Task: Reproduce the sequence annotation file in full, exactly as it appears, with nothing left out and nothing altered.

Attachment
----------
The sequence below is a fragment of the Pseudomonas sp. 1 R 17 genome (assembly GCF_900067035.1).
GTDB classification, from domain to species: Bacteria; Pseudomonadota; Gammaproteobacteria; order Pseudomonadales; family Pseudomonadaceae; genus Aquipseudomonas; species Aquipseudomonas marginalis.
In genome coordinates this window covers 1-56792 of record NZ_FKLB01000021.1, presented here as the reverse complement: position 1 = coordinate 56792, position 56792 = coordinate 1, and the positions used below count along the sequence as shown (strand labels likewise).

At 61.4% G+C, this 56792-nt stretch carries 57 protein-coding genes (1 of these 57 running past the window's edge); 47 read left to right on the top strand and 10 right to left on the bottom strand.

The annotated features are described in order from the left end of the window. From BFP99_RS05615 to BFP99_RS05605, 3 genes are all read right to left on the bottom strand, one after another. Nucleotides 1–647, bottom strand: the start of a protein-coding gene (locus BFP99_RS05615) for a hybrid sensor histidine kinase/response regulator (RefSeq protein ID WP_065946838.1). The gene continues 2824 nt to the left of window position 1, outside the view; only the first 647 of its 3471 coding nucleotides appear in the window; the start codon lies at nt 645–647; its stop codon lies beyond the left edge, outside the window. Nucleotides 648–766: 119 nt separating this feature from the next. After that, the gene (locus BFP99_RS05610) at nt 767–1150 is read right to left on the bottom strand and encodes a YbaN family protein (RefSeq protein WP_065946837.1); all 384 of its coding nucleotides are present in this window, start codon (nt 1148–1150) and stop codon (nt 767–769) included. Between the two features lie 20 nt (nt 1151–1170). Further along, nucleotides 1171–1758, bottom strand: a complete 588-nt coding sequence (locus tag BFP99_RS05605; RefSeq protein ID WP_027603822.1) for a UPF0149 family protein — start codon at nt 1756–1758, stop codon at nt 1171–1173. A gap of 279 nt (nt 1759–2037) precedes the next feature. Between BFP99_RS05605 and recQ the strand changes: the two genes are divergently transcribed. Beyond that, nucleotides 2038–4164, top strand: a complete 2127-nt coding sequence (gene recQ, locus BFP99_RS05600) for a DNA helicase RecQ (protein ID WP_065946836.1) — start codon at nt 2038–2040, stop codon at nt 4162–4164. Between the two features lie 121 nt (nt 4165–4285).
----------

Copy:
The sequence below is a fragment of the Pseudomonas sp. 1 R 17 genome (assembly GCF_900067035.1).
GTDB classification, from domain to species: Bacteria; Pseudomonadota; Gammaproteobacteria; order Pseudomonadales; family Pseudomonadaceae; genus Aquipseudomonas; species Aquipseudomonas marginalis.
In genome coordinates this window covers 1-56792 of record NZ_FKLB01000021.1, presented here as the reverse complement: position 1 = coordinate 56792, position 56792 = coordinate 1, and the positions used below count along the sequence as shown (strand labels likewise).

At 61.4% G+C, this 56792-nt stretch carries 57 protein-coding genes (1 of these 57 running past the window's edge); 47 read left to right on the top strand and 10 right to left on the bottom strand.

The annotated features are described in order from the left end of the window. From BFP99_RS05615 to BFP99_RS05605, 3 genes are all read right to left on the bottom strand, one after another. Nucleotides 1–647, bottom strand: the start of a protein-coding gene (locus BFP99_RS05615) for a hybrid sensor histidine kinase/response regulator (RefSeq protein ID WP_065946838.1). The gene continues 2824 nt to the left of window position 1, outside the view; only the first 647 of its 3471 coding nucleotides appear in the window; the start codon lies at nt 645–647; its stop codon lies beyond the left edge, outside the window. Nucleotides 648–766: 119 nt separating this feature from the next. After that, the gene (locus BFP99_RS05610) at nt 767–1150 is read right to left on the bottom strand and encodes a YbaN family protein (RefSeq protein WP_065946837.1); all 384 of its coding nucleotides are present in this window, start codon (nt 1148–1150) and stop codon (nt 767–769) included. Between the two features lie 20 nt (nt 1151–1170). Further along, nucleotides 1171–1758, bottom strand: a complete 588-nt coding sequence (locus tag BFP99_RS05605; RefSeq protein ID WP_027603822.1) for a UPF0149 family protein — start codon at nt 1756–1758, stop codon at nt 1171–1173. A gap of 279 nt (nt 1759–2037) precedes the next feature. Between BFP99_RS05605 and recQ the strand changes: the two genes are divergently transcribed. Beyond that, nucleotides 2038–4164, top strand: a complete 2127-nt coding sequence (gene recQ, locus BFP99_RS05600) for a DNA helicase RecQ (protein ID WP_065946836.1) — start codon at nt 2038–2040, stop codon at nt 4162–4164. Between the two features lie 121 nt (nt 4165–4285).